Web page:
New Zealand announced on Monday plans to introduce cigarette-style packaging regulations, which will prohibit cigarette packages from being color-coded, printed on clear paper or printed in any other way that points to the fact they contain tobacco products. The new rules, to take effect in September 2020, will cover all tobacco products, including e-cigarettes. According to the AP, the rules will apply to multinational tobacco companies, as well as those with local operations.
The regulations do not include a ban on products that are packaged differently from standard tobacco products, like menthol cigarettes, cigars or chewing tobacco. Instead, they will restrict packaging to plain, solid-colored packaging with images of health warning images, the AP reported. The regulations come after more than two years of consultation.
“The packaging of cigarettes is currently a confusing and convoluted place of advertising to sell the product,” Health Minister David Clark said in a statement to Reuters. “The new packaging will enable the health warnings people know are there to be seen by people.”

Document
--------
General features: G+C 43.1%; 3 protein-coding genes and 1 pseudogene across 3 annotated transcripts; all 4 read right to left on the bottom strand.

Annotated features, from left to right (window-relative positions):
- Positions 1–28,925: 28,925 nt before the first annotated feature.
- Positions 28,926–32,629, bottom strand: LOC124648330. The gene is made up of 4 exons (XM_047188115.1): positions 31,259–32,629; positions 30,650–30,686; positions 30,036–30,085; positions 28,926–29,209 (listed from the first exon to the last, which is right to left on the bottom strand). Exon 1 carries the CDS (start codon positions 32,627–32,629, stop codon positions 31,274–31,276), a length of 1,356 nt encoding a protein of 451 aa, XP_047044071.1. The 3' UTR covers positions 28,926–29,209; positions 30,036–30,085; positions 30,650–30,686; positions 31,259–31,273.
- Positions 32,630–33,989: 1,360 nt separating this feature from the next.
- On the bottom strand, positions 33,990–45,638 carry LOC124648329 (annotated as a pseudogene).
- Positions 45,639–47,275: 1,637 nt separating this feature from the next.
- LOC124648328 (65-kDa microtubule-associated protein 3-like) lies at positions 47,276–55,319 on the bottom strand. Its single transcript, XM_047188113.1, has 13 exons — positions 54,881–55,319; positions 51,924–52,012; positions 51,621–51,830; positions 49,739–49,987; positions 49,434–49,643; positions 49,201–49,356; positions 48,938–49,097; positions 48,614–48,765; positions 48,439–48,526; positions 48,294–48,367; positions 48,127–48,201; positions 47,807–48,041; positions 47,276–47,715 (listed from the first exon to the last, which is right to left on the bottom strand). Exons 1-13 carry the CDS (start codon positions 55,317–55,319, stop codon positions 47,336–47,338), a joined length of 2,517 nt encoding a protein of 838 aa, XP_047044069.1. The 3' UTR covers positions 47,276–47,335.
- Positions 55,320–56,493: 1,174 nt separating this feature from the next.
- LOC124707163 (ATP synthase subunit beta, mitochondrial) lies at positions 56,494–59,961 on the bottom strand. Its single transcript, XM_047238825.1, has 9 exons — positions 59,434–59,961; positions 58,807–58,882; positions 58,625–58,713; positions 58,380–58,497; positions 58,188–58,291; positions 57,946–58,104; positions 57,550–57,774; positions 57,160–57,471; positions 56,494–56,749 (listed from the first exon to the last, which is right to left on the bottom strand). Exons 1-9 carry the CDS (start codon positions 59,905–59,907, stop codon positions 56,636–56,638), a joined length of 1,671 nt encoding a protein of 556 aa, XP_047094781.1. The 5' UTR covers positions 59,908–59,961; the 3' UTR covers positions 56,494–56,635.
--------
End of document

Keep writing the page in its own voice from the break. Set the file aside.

Clark’s statement on the new regulations also noted, “This campaign ends an era of rational cigarette packaging which operated prior to 2010 and is considered to be the norm in the rest of the world.”
In New Zealand, smoking rates are well below average in every age group, according to the AP. On average, in 2016, 18.5 percent of New Zealanders smoked cigarettes, but the AP noted that it is the 18-to-21-year-old age group that has seen the largest spike in smoking rates. In addition, children under the age of 17 were smoking rates were at 28 percent in 2016, compared to the 15.6 percent average for all youth smokers. In the past few years, health advocates in New Zealand have also reported a spike in the number of young New Zealanders using e-cigarettes, and some have called for the sale of e-cigarettes be restricted.
According to the AP, many Americans have complained that new tobacco packaging regulations announced by U.S. regulators in March — which banned companies from advertising their products in stores and requiring digital health labels on package material — will unfairly inhibit companies from marketing their products in the U.S. But Philip Morris International, one of the major manufacturers of cigarettes, recently argued that “if tobacco packaging and flavors are prohibited, the only two visible marketing elements in many markets will be the names of the cigarette brands on the packs and the weights on the cartons.”